Jiu Jitsu 101: Your First Class

by TiarnaBreen 468 views Training

Jiu Jitsu 101: Your First Class

Trying something for the first time can be daunting, no matter what it is. But when it comes to Jiu-Jitsu, it can be even more intimidating because of how different the sport may be from anything else you’ve tried. You might have watched a UFC fight and thought, what the hell do they train? Well, Jiu-Jitsu is one of the main forms of martial arts that they practice. You’ve seen it in action, but how do you start? What does the training look like? Is there anything you MUST know before starting Jiu-jitsu? These are all great questions! Keep reading to find out everything you need to know before your very first Jiu-Jitsu class. 

What is Jiu-Jitsu? 

Brazilian Jiu-Jitsu focuses on neutralising your opponent by using ground fighting techniques and submissions. No punching or kicking required! The size and strength of your opponent doesn’t matter in this sport. You are taught to use technique and skill to get rid of any advantages your opponent might have...and it works! Many people have come forward stating that the self-defence techniques they were taught in Jiu-Jitsu saved their life.


No wonder so many people are looking to take up a class!  
Starting Jiu-Jitsu could be the best decisions you’ve ever made, but it’s important to know what you’re getting into. 

Be Prepared for Some Awkwardness 


Jiu-Jitsu is a very hands-on sport. It requires practising moves over and over again with a partner. At the beginning of the class, you’ll get buddied up with someone that is of the same skill level as you. If it’s your first class, you might get put with someone more advanced so they can better explain the techniques to you. Although most environments are super friendly and extremely professional, your first few classes could be slightly awkward for you.

Don’t let this put you off! Everybody is there to learn and once you’ve gone through the moves, you’ll get to put them to practice by ‘rolling’ at the end. TIP: Rolling or sparring are the words people use for doing a round of Jiu-jitsu. So, if someone asks you if you want to ‘have a roll’ it basically means ‘let’s fight’ (in a good way).  

Be Respectful 

Jiu-Jitsu is a fun and light-hearted sport, however, it’s also very traditional. There is a ranking system and as a white belt, you’re probably at the very bottom. There’s absolutely nothing wrong with this and everyone will be super welcoming, because they all started somewhere too! But it’s important to show respect to your teachers and to those who rank higher than you.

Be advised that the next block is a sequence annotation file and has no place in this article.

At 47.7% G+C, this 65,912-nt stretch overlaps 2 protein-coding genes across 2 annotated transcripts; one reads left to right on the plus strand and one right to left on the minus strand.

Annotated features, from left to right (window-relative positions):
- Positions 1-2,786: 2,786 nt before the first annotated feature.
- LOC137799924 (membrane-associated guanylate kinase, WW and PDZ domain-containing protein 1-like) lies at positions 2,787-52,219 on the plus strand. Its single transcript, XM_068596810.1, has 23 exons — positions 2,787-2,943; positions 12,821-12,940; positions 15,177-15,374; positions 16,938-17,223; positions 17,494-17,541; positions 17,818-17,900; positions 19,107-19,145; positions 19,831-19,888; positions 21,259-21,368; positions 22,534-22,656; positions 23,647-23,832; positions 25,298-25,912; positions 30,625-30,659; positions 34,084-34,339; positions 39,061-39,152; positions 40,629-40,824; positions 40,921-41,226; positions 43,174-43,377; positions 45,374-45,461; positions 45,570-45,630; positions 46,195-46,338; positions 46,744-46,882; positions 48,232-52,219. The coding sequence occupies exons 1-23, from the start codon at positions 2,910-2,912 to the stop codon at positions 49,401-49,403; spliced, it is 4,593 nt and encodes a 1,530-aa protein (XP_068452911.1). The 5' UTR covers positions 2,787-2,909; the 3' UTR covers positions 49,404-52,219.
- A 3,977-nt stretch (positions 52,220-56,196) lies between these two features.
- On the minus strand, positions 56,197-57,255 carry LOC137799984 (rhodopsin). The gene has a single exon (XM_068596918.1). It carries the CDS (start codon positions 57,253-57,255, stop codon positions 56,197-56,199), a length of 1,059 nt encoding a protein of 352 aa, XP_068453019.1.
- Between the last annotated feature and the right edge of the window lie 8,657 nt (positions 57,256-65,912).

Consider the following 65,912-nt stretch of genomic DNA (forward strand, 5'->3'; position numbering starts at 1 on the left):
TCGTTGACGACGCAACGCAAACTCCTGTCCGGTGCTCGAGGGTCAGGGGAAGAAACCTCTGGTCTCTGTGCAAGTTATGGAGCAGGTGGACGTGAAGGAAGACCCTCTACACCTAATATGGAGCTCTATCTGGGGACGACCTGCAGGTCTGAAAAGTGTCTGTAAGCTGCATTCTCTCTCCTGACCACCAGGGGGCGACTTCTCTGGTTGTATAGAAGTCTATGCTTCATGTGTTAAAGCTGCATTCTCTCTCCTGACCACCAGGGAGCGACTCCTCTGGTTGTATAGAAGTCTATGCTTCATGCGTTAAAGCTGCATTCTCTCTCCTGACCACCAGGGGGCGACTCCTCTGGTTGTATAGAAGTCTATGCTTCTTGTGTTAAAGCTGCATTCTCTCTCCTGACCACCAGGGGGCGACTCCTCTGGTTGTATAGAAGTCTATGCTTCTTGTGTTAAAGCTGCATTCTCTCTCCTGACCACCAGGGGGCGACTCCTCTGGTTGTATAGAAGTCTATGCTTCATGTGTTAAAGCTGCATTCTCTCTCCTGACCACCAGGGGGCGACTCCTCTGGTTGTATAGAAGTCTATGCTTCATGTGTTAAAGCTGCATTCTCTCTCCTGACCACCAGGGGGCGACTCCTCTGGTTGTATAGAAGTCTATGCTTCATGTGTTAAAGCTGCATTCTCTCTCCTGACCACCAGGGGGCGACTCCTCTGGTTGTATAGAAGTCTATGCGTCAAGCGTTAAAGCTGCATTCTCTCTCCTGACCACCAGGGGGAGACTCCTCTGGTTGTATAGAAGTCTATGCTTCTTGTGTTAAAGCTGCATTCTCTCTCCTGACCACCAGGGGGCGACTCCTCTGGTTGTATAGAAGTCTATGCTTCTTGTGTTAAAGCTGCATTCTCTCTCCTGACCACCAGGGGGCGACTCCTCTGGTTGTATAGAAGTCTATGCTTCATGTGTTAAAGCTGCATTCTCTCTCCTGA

Don’t rock up on your first day, demanding to verse better people because you have the skill level of a purple belt. You must work your way up the ladder, which can take years. If you’re training consistently and putting in the effort, you could see your blue belt in 2 years. Don’t let this turn you off. You’ll understand how rewarding it is once you finally do get put up a rank. Everyone will celebrate with you! 

Ask Questions! 


When your teacher is explaining a technique, it’s important to pay attention to what they’re saying. However, they could explain it to you a million times and you still might not fully understand the movement until you actually do it yourself. That’s okay! If you don’t fully understand the move or technique, ask questions or ask to see it again. Your teacher is there to do exactly that...teach! 

When you’re practising the technique with your partner it’s normal to talk about where your arm or leg should be or asking questions to make sure you’re doing it right. No question is a bad question, it shows you’re making an effort to understand.  

Respect the Tap/Remember to Tap 

Tapping out is an extremely important part of Jiu-Jitsu. When you’re competing in Jiu-Jitsu the goal is to get the other person to tap out. So, when you’re training and learning all these moves, it’s important to tap out even if you’re not going full out. If someone is practising a move on you if you don’t tap out it indicates that they might not be doing the move properly.


If they are doing the move properly and you don’t tap out it could result in some unintentional injuries. Don’t be scared of the tap! Also remember that when you’re practising on someone else and they tap, release immediately. If they tap out it means you’re doing something right! 

Don’t be Scared to Try New Things (and make mistakes!) 


Your Jiu-Jitsu classes are all about learning. You won’t get very far if you master 2 techniques and rely on them to get you through the next year. Your nerves will soon turn into excitement. Learning and mastering a new move is extremely satisfying! Everybody is constantly learning and making mistakes, so you should never be embarrassed for ‘stuffing up’ a move. Just reset and try again.

If you’re not sure whether you’re doing a new move right, ask your teacher. It’s better to be taught the move again and again than to learn the wrong technique and have it result in an injury. The people at your Jiu-Jitsu gym will soon feel like family. Everybody celebrates each other's achievements and supports one another each time you step into class. Jiu-Jitsu is perfect for anyone that is looking to get fit or learn a bit of self-defence.  


I've been a copywriter for 2 years and a fitness enthusiast for as long as I can remember. I'm a huge lover of all kinds of sports. I personally train jiu jitsu and powerlifting. Find me watching UFC at a pub on Sundays and making music with my friends on my days off.

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